Went into an Oxfam Book shop it doesn't mattter where, and had a good browse. I saw several books and a CD I would have bought, but to be honest and upfront about it, they were far too expensive. I know the second hand book market and the prices that are fair and sensible, and the Oxfam pricing policy seems to sit at the highest end of that.
That comment and what follows is from a friend of Oxfam. I am fully committed to the work of Oxfam. It's a charity I've supported for many years. The money raised is crucial to the wellbeing and improvement of life for many thousands of people, and at times Oxfam's work is a life-saving intervention. They need all the money they can get. So why did I not buy the books that interested me.
Put simply, and probably a bit controversially, I don't like being ripped off, and I don't think a charity should price itself out of the market. A CD that is £4.99 on Amazon, was deemed a collector's item and priced at 10.99 second hand. A two volume set of theology was twice the price of another second hand book seller who deals in theology and is not cheap. Add to this that Oxfam as a charity receives discount on local authority rates, is staffed by volunteers, and receives its book stocks as donations and at no cost. So why is that stock priced so high?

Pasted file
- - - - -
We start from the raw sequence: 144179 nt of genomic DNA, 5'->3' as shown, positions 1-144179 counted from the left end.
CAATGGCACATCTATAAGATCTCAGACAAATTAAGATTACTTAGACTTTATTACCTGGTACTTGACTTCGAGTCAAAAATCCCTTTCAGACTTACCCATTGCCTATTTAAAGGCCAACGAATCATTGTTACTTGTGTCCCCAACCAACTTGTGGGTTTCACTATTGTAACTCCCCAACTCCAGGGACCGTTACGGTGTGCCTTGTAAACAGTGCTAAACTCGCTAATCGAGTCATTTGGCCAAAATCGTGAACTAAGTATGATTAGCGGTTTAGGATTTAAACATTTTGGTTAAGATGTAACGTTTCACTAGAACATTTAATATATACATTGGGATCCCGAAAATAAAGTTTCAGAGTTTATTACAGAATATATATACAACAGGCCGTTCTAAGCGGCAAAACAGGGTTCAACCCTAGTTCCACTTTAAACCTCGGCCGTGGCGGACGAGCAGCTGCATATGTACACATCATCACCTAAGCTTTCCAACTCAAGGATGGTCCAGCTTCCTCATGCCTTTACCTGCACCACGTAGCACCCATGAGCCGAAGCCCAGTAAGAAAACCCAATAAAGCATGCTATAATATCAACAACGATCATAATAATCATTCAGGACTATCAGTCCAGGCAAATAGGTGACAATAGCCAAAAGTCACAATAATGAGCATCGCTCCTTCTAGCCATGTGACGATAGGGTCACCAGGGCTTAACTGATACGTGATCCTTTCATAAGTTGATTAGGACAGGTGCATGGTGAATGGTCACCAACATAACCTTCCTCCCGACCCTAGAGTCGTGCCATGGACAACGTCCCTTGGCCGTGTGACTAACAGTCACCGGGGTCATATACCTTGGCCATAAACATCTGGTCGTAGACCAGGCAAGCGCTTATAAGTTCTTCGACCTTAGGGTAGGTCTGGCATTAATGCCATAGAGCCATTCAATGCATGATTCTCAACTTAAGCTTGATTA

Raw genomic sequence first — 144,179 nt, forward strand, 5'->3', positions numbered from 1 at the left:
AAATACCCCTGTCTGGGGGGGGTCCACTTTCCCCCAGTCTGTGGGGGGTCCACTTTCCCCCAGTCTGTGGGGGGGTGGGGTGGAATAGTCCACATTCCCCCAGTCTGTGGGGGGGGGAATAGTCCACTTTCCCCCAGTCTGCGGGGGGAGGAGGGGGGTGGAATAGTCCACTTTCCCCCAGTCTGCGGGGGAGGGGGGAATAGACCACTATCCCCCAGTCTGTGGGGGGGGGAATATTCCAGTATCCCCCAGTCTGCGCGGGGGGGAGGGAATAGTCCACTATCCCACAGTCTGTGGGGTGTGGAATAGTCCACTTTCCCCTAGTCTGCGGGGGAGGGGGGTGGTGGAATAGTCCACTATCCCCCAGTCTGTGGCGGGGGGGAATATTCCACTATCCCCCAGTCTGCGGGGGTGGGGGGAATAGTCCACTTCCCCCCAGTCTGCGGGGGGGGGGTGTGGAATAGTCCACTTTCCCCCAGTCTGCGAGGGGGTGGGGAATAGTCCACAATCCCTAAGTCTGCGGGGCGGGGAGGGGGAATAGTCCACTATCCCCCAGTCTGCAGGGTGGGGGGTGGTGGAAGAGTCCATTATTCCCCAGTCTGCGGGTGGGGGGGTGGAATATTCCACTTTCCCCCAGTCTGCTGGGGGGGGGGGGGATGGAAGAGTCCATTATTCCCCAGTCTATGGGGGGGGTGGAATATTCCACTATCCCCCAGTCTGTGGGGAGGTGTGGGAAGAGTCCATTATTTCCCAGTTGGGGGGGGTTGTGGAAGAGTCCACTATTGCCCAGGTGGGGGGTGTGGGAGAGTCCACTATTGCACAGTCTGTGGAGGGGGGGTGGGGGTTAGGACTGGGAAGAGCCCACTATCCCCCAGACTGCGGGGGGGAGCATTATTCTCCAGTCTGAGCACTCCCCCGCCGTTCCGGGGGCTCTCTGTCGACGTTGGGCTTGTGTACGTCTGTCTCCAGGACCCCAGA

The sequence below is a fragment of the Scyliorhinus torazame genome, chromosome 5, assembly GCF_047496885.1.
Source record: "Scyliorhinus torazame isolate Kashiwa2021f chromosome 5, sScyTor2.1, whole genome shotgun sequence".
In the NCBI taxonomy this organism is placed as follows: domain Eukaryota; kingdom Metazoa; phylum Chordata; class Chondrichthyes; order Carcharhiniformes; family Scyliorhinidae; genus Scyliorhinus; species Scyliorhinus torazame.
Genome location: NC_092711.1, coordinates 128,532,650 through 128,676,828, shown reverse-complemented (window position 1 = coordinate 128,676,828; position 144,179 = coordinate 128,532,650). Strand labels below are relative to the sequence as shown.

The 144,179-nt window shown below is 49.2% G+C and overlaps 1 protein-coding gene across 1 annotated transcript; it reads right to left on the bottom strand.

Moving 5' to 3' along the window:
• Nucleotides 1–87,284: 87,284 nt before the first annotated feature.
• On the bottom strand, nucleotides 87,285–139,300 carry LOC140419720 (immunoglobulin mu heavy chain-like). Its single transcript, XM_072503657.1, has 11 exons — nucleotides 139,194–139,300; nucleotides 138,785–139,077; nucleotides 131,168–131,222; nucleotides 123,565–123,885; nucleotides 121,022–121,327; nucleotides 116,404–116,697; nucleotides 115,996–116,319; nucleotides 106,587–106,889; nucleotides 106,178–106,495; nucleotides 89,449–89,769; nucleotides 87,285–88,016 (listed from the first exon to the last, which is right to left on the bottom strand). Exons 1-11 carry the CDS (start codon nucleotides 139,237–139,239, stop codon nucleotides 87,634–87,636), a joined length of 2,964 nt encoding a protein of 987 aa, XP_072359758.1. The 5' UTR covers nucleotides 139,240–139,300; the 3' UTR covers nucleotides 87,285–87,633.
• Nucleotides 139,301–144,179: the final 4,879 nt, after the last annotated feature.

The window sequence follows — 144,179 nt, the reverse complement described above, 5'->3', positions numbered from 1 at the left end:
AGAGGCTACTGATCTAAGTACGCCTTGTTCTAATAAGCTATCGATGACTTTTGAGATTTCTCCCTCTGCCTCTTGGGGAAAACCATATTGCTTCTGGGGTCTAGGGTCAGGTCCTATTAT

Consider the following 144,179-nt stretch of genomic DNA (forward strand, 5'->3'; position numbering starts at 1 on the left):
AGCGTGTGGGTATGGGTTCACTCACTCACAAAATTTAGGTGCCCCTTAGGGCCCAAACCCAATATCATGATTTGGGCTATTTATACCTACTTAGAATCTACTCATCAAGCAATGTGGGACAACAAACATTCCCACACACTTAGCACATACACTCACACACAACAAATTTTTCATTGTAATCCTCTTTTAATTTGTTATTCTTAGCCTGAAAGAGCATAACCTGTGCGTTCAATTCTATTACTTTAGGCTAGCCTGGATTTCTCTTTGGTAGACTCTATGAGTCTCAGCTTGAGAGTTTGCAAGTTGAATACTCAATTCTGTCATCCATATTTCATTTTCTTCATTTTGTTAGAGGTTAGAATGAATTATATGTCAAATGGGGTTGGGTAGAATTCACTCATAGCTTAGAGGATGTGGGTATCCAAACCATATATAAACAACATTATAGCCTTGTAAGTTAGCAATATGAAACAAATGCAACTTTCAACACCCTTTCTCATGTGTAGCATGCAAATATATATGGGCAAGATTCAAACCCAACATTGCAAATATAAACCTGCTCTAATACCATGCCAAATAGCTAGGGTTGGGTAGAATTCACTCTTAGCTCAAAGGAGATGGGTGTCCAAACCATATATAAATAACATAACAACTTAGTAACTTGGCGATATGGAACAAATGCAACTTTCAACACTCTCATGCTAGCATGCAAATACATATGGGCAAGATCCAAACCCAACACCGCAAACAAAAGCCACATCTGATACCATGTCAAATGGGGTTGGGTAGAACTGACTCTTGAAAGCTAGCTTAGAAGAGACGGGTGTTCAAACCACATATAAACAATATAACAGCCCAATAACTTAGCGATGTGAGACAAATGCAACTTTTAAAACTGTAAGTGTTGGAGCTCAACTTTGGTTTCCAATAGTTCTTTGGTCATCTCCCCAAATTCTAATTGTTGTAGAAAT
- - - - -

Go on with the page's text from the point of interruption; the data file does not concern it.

Now I did buy a book - it wasn't a bargain but it was a fair price which I was glad to pay. It was an anthology of Aquinas' theological writings, an Oxford hardback published in 1954. In that deal there were two satisfied parties. So I wonder if there's a need to be a bit more realistic in pricing policy, and demonstrate an interest in the customers satisfaction as well as the main mission of making a difference in human life and welfare in a fragmented unequal world - actually the main mission is possible because of customer loyalty, volunteer time, public generosity in donations and a fine track record in using funds with strategic generosity and care.
One other point easily missed in these austerity days. Charity shops started as places where those on low incomes and others struggling to get along in life could go and find warm clothing, and other necessities for knock down prices compared with the retail market. In the interests of maximising income and profits, there are now policies of only taking what is 'like new', or labelled designer, and these are priced beyond those who are looking for recycled good quality clothes at prices affordable to them. Nobody is saying charity shops should become clearance houses for worn out cast offs. But a balanced stock, with an eye to local customer base, and a commitment still to supporting the poor whether here or overseas, would restore a balance that is in serious danger of reducing the credibility of charity shops as places where the word charity stiull retains someof its meaning as gift and grace to the poor.
The need for a review of pricing policy and customer service is increased when you come across articles like this.